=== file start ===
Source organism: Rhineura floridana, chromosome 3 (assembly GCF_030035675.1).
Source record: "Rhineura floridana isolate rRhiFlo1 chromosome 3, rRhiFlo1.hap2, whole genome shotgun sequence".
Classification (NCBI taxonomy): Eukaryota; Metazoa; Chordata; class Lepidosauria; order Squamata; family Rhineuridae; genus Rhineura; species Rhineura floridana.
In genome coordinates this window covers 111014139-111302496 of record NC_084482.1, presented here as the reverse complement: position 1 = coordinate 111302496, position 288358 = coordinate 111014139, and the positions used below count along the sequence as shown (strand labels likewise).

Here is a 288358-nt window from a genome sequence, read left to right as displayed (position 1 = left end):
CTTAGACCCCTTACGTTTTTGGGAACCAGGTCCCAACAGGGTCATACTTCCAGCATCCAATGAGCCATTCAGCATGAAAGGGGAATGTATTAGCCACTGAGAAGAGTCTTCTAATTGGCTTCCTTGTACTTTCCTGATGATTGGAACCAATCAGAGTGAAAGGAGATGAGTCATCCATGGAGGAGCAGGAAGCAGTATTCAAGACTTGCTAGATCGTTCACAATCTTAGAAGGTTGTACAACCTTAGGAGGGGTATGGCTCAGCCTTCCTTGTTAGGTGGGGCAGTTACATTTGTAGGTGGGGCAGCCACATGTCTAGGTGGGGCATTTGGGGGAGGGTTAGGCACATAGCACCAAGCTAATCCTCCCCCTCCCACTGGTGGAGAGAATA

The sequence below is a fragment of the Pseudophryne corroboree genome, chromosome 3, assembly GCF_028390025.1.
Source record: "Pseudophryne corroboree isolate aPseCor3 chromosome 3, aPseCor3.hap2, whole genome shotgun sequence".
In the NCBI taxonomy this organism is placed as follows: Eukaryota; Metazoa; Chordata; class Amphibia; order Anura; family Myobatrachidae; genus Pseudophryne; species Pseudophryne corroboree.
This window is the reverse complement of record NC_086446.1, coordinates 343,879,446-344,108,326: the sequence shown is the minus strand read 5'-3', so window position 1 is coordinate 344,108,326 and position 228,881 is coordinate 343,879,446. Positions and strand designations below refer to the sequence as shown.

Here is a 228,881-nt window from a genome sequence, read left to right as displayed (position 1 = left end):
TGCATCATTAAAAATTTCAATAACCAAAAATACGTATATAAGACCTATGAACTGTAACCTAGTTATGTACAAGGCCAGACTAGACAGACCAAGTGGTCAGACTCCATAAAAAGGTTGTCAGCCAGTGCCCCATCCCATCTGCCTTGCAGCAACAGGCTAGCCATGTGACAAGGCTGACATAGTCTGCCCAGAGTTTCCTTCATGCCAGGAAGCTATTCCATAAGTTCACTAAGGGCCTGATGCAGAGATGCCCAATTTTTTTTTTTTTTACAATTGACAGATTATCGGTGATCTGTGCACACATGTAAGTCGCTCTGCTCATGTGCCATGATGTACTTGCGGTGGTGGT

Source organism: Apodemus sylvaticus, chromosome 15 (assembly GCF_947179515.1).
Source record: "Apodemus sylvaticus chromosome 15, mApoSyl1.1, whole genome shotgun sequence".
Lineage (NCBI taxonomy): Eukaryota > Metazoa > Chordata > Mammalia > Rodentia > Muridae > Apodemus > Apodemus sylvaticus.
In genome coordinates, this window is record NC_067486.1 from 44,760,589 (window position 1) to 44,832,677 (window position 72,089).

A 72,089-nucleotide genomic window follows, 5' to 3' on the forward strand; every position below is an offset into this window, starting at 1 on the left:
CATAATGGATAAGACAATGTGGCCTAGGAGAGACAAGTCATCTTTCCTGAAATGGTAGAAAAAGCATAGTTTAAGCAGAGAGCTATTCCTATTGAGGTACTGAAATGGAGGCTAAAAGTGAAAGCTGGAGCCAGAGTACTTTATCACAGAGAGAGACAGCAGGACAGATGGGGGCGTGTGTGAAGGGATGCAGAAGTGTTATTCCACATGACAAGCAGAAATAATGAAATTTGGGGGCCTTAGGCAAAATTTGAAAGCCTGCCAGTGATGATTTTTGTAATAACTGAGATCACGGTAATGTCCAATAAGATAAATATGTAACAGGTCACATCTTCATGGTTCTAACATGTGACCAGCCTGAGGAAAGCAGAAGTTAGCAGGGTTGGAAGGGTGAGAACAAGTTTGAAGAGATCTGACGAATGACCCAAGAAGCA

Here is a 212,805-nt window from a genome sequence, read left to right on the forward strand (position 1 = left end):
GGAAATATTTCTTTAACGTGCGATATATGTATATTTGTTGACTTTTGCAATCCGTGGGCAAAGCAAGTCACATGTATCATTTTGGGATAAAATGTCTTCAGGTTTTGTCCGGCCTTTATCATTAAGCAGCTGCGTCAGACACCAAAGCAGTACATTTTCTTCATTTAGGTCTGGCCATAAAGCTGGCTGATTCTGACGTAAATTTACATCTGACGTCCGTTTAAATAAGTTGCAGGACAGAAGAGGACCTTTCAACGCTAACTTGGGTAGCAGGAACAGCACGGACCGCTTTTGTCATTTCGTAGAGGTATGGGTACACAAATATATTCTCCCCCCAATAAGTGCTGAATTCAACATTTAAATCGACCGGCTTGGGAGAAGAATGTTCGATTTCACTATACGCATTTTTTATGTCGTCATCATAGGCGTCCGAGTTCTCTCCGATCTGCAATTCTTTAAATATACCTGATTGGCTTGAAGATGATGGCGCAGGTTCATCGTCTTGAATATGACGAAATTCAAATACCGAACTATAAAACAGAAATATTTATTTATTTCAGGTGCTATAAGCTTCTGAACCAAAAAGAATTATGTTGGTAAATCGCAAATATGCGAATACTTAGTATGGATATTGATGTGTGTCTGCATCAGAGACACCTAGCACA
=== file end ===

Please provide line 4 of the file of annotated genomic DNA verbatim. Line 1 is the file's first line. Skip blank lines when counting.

In genome coordinates this window covers 111014139-111302496 of record NC_084482.1, presented here as the reverse complement: position 1 = coordinate 111302496, position 288358 = coordinate 111014139, and the positions used below count along the sequence as shown (strand labels likewise).